Hospital CIOs Weigh 5G as Digitized Medicine Pushes Wi-Fi to Its Limits
The Wall Street Journal
By Isabelle Bousquette
February 7, 2024
A profusion of connected devices and data-intensive processes in healthcare is forcing hospital CIOs to evaluate alternatives to their existing Wi-Fi networks, which are pushing ever closer to their limits.
For years, hospitals have relied on Wi-Fi, where connectivity depends on the amount and strategic placement of networking hardware. It’s a setup chief information officers say can be difficult to scale at the pace of galloping bandwidth demands.
Taking a page from newly automated warehouses and factories, some hospital CIOs are testing and evaluating private networks that run on high-speed 5G wireless cellular technology and other hybrid private-public 5G systems, which they say could be expanded more quickly across hospital campuses than traditional Wi-Fi.
“Speed and scalability of a network is going to become more demanding with new technologies that are emerging,” said Scott Arnold, chief digital and innovation officer at Tampa General Hospital. Specifically, he called out the amount of extended reality and virtual reality increasingly being used in teaching, including surgical training.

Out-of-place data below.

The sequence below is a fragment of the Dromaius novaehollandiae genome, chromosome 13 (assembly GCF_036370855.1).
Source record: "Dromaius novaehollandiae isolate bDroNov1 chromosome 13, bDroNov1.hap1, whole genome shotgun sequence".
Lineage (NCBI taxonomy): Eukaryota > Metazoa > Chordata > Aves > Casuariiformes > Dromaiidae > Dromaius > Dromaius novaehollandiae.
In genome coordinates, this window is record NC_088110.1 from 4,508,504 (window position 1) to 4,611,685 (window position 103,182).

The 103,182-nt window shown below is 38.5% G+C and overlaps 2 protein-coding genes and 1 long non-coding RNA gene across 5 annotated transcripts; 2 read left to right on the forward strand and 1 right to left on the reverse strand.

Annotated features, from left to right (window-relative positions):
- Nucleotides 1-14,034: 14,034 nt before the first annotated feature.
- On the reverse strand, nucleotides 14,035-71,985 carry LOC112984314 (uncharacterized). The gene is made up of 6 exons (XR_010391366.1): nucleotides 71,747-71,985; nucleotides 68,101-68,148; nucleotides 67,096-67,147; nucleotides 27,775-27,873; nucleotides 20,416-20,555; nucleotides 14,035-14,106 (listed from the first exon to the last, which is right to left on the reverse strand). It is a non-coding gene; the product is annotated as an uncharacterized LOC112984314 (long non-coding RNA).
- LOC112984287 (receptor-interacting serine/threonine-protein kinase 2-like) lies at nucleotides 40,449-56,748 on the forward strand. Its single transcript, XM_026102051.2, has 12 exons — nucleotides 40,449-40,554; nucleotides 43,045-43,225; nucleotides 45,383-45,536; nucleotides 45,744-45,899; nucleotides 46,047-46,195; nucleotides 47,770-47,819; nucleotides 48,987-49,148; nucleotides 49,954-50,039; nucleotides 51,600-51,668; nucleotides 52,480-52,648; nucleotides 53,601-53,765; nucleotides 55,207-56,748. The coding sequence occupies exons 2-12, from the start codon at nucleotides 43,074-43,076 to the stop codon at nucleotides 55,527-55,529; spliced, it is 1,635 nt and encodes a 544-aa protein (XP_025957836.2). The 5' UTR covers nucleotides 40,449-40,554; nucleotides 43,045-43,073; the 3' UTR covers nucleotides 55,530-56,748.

The benefits of private 5G networks, which rely on signals from cellular sites, could be likened to those of cloud computing, Arnold said. Rather than maintaining its own physical Wi-Fi infrastructure, the hospital would outsource connectivity to a major carrier, and be able to scale up and down quickly based on demand, he said.
“Our Wi-Fi network is limited by the amount of circuits that we purchase,” Arnold said, adding that getting that physical hardware in place can have long lead times.
While Wi-Fi has thus far held up, evolving medical technology could change that. Medical records are increasingly becoming electronic and accessed by professionals via laptops and iPads as they move around the hospital. A growing number of medical devices, such as intravenous pumps, are internet-connected. And bandwidth-intensive emerging technology, such as virtual and augmented reality as well as new applications of artificial intelligence, are slowly making their way into hospitals.
Tampa General is currently building a new pavilion, slated to open in 2027. Arnold is considering whether a private 5G network, rather than Wi-Fi, should be its primary point of connection, he said. Traditional Wi-Fi will still be installed as a backup in any case, he added.
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